SIOUX CITY, Iowa (KCAU) — You might remember the story of a young boy who was the musical director at his Siouxland church when he was just 9 years old. He has already played at Carnegie Hall. He is now 16 and his talent has only grown over the years. We’ll catch up with him now on this week’s Siouxland Stories.

In a moment of spontaneity, playing a song he wrote, James Gate performed an encore for residents of Whispering Creek Senior Living.

“Through songs, you can speak your own emotions,” said James. “And through music, you can speak the composer’s feelings, and make them your own. I think that’s something really special.”

Something else that’s special is that James played at Whispering Creek when he was in elementary school.

“It always makes me feel so happy. My goal from when I was little, I play because I like it,” said James. “And I know, if I like it, others will enjoy it. Music is like this warm hug that embraces you. It’s just lovely.”

James said he’s felt that way for as long as he can remember.

As a child James had said that in the same way a lot of kids would want to play video games, he’d want to play the piano.

“I was definitely born with a gift. When I was little, I always liked fiddling around on a Fisher Price keyboard my mom got me,” James said. “When I was about 4 or 5 years old, I wanted lessons so my mom took me and started me with lessons.”

James said that the first competition he entered he had won.

“Eventually I went to my first competition. When I won that, the work that I put in, it pays me back,” said James. “Playing and performing those pieces for people as well, it’s always awesome.”

Sometimes James gets to perform with his little brother, Noah.

“It’s nice to have your brother play with you instead of somebody else. You also get to practice playing with them a lot. So it’s nice,” Noah said. “I think my goals are just to make people’s days and make them happier by playing music I think. And just to get better and play a harder repertoire and go with the flow.”

With the boys playing different instruments, they said that there isn’t the typical sibling rivalry you might expect.

“I wanted to play the piano but I didn’t want to do the same instrument as my brother. I wanted to switch it up a little. So then my mom gave me the idea to start doing the violin,” Noah said.

A complimentary instrument to his brother’s piano and something that he said that he enjoys listening to.

“My favorite thing is his personality, his funny jokes. I also like to listen to the songs he writes. You never know what your own brother could write and it’s really interesting to hear it and see if it’s happy or sad,” Noah said.

There was some sadness for James as he played a Chobin piece at Whispering Creek.

“For me, that piece has a really personal connection,” James said. “My piano teacher really liked that piece and worked with me a lot on that a few years ago, and she passed away. So that piece really speaks a lot to me.”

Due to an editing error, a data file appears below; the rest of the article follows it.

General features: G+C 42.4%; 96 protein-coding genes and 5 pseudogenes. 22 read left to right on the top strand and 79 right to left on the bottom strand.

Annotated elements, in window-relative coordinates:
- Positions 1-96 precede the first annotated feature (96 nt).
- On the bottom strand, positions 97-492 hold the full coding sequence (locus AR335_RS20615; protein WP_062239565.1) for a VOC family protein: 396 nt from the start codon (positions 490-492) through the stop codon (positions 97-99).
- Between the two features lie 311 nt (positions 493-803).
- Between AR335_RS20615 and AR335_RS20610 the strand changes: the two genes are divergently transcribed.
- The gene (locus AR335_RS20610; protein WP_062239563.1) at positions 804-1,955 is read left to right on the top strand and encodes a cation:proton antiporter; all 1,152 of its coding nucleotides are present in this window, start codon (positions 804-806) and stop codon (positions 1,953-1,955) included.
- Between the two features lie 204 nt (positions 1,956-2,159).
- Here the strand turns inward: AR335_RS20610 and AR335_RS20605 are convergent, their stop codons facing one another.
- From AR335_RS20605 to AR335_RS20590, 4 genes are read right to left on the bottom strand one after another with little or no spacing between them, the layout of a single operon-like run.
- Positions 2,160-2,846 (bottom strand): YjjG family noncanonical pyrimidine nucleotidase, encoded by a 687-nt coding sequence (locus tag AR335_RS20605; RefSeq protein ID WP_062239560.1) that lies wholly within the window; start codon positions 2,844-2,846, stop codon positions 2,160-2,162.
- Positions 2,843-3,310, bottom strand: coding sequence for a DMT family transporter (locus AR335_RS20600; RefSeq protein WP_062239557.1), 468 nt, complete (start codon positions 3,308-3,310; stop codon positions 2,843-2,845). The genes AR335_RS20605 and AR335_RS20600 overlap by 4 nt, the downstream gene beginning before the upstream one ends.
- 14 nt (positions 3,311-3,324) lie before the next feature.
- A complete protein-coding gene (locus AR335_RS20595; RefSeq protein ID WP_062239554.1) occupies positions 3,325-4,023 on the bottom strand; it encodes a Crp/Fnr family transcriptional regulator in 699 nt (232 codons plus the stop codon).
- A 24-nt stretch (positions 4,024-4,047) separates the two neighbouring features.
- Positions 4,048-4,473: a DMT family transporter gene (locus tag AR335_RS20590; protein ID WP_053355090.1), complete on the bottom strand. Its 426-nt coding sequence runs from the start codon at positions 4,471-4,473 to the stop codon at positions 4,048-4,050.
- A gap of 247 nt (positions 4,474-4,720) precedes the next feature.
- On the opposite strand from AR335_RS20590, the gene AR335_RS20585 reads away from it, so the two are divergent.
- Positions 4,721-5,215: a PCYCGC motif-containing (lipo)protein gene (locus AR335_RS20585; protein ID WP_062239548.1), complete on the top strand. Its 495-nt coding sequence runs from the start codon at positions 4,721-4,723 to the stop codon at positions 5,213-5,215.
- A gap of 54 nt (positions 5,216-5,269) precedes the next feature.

“I think that all these musics, they have something so joyous about them. In the composer’s eyes, they were going through struggles, just like we are in our lives. And to show that you’re not alone, and in the end, will work out,”

The brothers have found a way to play in front of large crowds without letting nerves get the best of them.

“Sometimes, when you’re playing in front of people, you can get a little nervous so you just have to either focus on your music, or you just accept that and if you play pretty good, the audience will like you,” Noah said.

“I wouldn’t say it’s quite in the head,” said James. “I feel like it comes from here. It’s this energy I feel, and I feed offf of and I give.”

When he couldn’t get or give that feeling during the pandemic, he turned to the digital world.

“During COVID and whatnot, there were a lot of issues with playing in person, I couldn’t play at all. Competitions, performances, all got canceled and that was really sad because I had so many plans and so many things that didn’t happen. That’s when I discovered the online world. So I did some concerts and all that. When Ms. Kissly passed away, I was kind of in a tough time, I built a kind of like a following,” said James. “Adults are like, you inspired me to start music, or you inspired my kid to start playing.”

Although James and Noah go to school now in Pennsylvania, they’re thankful for their Siouxland roots and to their mother, Liang, for her guidance and encouragement.

“I’m really thankful to my mom. When I was little, it wasn’t really her idea, I wanted to play,” said James. “It’s her who helped me develop and pushed me at times when I wasn’t feeling like practicing at times. I’m forever grateful for her and the mentors in my life.”

So what’s next? James said he has college on his mind now and as he looks to the future, finding a school that will give him musical opportunities is a top priority. As for Noah, he’s enjoying becoming a fisherman and playing golf with his older brother.